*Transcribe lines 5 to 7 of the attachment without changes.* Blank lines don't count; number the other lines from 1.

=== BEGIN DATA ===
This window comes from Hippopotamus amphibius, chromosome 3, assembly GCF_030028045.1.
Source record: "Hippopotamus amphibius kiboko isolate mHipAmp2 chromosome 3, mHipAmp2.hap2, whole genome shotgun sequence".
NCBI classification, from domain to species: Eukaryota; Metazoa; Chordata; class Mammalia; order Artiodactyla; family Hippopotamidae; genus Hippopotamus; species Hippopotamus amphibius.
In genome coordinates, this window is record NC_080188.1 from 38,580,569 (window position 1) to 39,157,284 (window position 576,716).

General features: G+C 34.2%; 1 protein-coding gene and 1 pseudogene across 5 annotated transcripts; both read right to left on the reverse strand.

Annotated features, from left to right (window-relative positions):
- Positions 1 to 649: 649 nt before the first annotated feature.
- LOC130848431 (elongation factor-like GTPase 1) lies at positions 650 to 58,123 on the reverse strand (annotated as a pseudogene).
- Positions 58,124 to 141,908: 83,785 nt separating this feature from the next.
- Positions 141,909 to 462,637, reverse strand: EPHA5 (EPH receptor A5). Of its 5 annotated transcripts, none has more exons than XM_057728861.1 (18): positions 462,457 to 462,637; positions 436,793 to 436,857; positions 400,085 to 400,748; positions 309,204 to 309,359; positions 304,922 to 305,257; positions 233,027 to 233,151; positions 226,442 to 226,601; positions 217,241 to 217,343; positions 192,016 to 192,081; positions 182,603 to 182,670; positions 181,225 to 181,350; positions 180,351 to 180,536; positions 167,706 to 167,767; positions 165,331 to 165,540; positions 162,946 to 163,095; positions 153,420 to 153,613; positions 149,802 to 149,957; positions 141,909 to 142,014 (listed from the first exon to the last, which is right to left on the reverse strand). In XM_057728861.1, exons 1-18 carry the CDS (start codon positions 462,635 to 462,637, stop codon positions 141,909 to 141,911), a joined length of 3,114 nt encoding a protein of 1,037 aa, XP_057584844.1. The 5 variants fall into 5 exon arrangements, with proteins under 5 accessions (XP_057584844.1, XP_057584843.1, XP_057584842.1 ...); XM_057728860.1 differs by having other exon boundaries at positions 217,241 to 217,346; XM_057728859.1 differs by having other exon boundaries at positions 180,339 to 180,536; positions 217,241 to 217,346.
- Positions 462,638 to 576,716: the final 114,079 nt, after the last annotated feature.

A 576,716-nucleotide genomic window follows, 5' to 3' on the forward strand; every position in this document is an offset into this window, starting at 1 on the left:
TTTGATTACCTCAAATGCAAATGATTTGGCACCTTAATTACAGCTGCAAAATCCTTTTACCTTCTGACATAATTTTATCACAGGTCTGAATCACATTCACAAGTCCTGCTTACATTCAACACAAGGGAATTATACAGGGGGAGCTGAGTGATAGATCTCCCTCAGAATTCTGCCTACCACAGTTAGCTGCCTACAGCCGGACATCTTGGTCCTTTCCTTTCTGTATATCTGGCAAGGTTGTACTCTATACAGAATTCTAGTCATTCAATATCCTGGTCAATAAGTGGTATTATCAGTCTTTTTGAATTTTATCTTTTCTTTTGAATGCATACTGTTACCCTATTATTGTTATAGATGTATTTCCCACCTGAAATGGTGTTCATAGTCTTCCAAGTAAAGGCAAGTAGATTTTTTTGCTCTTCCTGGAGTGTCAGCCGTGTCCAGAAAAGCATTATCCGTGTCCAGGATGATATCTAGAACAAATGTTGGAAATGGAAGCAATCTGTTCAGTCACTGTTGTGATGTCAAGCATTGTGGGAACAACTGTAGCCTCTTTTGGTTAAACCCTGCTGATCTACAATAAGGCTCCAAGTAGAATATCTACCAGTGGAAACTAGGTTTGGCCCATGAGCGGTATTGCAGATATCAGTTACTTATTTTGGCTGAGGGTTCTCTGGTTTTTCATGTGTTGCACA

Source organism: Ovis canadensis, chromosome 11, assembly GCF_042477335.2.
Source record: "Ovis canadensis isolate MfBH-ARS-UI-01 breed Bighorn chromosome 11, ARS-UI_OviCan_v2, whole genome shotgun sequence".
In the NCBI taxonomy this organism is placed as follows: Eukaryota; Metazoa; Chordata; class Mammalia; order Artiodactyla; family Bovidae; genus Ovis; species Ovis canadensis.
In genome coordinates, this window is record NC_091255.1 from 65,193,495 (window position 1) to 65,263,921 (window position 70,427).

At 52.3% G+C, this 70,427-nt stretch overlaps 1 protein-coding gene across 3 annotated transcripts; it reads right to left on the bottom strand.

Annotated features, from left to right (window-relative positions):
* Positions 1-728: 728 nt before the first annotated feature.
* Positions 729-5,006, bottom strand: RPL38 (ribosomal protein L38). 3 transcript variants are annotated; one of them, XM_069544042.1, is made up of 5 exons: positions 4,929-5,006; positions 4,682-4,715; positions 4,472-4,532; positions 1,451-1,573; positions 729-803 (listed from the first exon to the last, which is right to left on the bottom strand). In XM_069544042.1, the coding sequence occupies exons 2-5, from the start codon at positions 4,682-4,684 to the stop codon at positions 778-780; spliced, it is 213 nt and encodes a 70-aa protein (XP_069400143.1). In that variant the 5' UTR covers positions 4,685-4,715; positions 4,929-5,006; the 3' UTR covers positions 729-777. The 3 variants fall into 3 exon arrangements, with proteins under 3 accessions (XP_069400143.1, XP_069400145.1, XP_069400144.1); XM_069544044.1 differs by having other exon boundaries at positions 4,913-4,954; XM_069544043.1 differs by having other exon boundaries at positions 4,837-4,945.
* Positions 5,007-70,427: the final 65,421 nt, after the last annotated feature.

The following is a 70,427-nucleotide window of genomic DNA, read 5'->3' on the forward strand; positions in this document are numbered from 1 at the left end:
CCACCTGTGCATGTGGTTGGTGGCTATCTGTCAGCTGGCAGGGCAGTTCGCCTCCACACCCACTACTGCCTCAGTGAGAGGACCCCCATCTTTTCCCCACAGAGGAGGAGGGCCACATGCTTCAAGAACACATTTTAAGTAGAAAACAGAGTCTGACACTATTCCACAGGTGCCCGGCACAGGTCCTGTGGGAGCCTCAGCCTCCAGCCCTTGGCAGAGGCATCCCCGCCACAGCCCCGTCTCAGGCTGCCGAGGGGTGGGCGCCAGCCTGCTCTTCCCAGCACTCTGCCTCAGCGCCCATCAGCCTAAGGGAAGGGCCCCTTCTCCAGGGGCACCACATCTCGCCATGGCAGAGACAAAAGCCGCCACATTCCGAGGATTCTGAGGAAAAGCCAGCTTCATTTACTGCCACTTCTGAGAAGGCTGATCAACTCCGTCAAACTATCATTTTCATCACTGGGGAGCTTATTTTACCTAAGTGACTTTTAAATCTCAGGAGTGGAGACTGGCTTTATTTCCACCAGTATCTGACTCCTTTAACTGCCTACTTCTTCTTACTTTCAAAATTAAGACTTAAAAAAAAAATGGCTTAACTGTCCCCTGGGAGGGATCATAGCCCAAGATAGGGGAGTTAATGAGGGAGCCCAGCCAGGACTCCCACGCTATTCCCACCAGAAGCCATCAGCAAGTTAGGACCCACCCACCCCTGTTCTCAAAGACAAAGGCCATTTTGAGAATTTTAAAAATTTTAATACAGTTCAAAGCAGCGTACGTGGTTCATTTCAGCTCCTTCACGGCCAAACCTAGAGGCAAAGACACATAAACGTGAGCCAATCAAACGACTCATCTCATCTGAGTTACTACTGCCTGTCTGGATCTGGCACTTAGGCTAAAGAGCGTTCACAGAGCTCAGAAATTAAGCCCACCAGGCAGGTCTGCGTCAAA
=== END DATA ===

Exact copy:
General features: G+C 34.2%; 1 protein-coding gene and 1 pseudogene across 5 annotated transcripts; both read right to left on the reverse strand.

Annotated features, from left to right (window-relative positions):
- Positions 1 to 649: 649 nt before the first annotated feature.